Editor's Note: Journalist and crew member Kathryn Eident is traveling on board the RV Atlantis on a monthlong voyage to explore undersea volcanism in the eastern tropical Pacific Ocean, among other research projects. This is the first blog post detailing this voyage of discovery for ScientificAmerican.com

02º36' N x 94º47' W—Thousands of feet below the research vessel Atlantis, three people are roaming the seafloor. With a bathymetric map—a topographical of the seafloor—to chart the way, two scientists and a pilot glide over a craggy landscape filled with seamounts, volcanoes and small valleys. The darkness around them is absolute—they can only see what's immediately in front of them with the lights they've brought. They've been at the bottom of the ocean for a few hours now, collecting rock samples, taking pictures and capturing video. Soon, they will ascend through the depths and returnto the ship.

This threesome has ventured to the seafloor in the submarine Alvin, and they're on the first of 26 dives exploring the Galapagos Spreading Center (GSC). Under the leadership of Chief Scientist John Sinton, a geologist from the University of Hawaii, a group of 20 geologists, geophysicists and geochemists will spend 30 days mapping and sampling the GSC in the hopes of better understanding how volcanic eruptions affect this mid-ocean ridge.

Lying north of the Galapagos Island archipelago, the Galapagos Spreading Center exists at the boundary of two tectonic plates, the Nazca Plate to the south and the Cocos Plate to the north. This jagged Z-shaped rift runs east to west, and is home to many geologic features, including a region with a hotspot to the east, and hundreds of seamounts to the west.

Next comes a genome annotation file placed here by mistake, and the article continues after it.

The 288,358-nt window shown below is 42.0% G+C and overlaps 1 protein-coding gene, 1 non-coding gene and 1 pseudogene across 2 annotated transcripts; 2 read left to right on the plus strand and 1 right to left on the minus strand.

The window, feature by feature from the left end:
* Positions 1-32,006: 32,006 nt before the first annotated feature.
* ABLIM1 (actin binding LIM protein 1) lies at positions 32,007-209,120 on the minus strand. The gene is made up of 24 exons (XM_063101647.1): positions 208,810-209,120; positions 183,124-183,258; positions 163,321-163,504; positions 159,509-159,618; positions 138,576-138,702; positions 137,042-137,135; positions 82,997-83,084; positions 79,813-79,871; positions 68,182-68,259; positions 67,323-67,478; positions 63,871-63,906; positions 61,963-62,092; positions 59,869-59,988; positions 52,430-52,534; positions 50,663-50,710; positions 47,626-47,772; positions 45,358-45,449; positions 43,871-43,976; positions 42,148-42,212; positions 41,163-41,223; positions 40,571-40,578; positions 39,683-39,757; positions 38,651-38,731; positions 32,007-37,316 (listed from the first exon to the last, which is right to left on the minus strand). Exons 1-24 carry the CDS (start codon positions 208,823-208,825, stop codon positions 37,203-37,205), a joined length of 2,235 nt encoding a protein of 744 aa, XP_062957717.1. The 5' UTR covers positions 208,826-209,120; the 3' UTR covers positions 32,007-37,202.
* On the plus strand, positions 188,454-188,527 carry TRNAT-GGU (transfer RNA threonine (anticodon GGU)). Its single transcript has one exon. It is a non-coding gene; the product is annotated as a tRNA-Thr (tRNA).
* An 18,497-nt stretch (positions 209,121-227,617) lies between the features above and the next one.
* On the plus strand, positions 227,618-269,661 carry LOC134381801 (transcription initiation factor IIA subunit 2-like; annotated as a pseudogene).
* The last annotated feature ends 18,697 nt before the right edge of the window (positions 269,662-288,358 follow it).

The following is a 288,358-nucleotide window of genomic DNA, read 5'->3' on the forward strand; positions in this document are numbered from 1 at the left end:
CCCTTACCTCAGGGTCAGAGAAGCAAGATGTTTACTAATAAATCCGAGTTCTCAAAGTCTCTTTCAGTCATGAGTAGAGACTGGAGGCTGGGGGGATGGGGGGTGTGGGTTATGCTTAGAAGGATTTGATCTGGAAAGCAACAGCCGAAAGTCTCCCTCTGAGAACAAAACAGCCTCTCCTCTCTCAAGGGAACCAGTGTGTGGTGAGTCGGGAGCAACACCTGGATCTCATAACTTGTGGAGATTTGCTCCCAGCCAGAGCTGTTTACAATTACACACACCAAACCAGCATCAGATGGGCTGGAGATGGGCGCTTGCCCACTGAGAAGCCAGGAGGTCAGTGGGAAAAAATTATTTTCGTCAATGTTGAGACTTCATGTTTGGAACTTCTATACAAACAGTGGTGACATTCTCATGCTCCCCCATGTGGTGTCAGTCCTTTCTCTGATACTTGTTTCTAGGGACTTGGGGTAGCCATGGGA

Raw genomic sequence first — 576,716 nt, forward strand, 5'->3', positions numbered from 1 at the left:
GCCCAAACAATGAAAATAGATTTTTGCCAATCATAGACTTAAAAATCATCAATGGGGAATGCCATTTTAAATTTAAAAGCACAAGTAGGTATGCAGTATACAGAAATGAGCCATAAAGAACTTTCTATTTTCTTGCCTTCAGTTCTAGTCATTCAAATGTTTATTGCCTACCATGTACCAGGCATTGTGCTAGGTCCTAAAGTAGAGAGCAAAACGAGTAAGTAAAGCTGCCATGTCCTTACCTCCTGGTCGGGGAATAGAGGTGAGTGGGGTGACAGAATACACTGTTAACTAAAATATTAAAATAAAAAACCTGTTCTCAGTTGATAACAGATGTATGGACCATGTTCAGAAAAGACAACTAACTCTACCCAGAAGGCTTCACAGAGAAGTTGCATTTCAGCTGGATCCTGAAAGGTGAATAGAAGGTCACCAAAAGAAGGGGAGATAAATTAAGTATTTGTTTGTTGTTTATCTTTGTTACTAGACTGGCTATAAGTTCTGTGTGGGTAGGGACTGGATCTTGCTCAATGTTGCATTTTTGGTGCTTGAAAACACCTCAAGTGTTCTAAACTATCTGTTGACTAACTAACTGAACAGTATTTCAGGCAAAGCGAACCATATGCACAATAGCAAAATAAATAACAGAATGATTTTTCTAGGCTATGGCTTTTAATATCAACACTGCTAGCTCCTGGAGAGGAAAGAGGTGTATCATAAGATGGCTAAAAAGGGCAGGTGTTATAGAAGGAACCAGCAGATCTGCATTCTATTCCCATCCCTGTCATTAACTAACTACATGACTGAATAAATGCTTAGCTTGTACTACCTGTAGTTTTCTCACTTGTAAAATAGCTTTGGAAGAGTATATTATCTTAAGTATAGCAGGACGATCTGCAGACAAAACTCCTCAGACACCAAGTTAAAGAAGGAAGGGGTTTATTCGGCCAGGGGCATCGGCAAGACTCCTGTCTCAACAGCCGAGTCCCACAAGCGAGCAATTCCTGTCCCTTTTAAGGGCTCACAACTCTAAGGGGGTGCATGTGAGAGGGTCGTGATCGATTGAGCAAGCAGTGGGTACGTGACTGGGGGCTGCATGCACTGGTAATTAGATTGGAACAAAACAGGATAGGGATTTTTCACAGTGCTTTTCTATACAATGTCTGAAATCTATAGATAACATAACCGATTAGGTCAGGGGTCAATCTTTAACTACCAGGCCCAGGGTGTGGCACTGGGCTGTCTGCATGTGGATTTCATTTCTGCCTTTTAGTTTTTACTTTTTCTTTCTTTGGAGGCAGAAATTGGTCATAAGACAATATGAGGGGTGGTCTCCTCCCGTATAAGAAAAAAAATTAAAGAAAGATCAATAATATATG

Scientists know that the GSC is an area of extension—meaning that in between the two separating plates, lava flows are slowly creating new sea floor. They also know that the rugged terrain to the west, filled with seamounts and other topographical highs, is different than the flatter, more homogenous landscape found in the east. But they're unsure how the GSC's varied features have occurred and how they relate to each other.

Over the next month, Sinton and the science party will try to explain how the ridge has formed. They'll spend the first half of the trip studying the terrain in the western portion of the GSC—an area whose formations appear to be more consistent with other mid-ocean ridges not affected by hotspots. In the second half, the ship will travel several hundred miles to the east and the science party will examine how the hotspot affects the landscape there.

Throughout the trip they'll explore questions like: How does the morphology, or formation of the lava after it's cooled, change along the GSC and what does it mean? How does the melting process work? How is the lava erupting—is it localized or is it spreading over a long distance? How does lava supply differ in various places along the ridge? How big were past eruptions, and how long did they last?

To answer these questions, Sinton has enlisted the help of the Alvin crew, a group of 7 pilots and technicians who will bring the scientists to the seafloor to see for themselves how this landscape is evolving. They'll also rely on the work of the Woods Hole Oceanographic scientists and engineers who operate Sentry, an autonomous underwater vehicle capable of producing maps of the sea floor, to scout out previously unstudied places and help them decide where to send Alvin. Finally, they'll use the night hours after Alvin has returned to the ship to explore with a remotely-operated camera tow that can also take core samples.

With a scientific group assembled from places ranging from Iceland to Hawaii, the depth of knowledge and understanding of volcanic events is vast, Sinton said. By studying the GSC, these scientists are hoping to contribute gain a better understanding of submarine volcanic events on a global scale.

Check back to learn more about the Alvin dives and what's happening on the sea floor.

Image: Photo by Mark Spear, Woods Hole Oceanographic Institution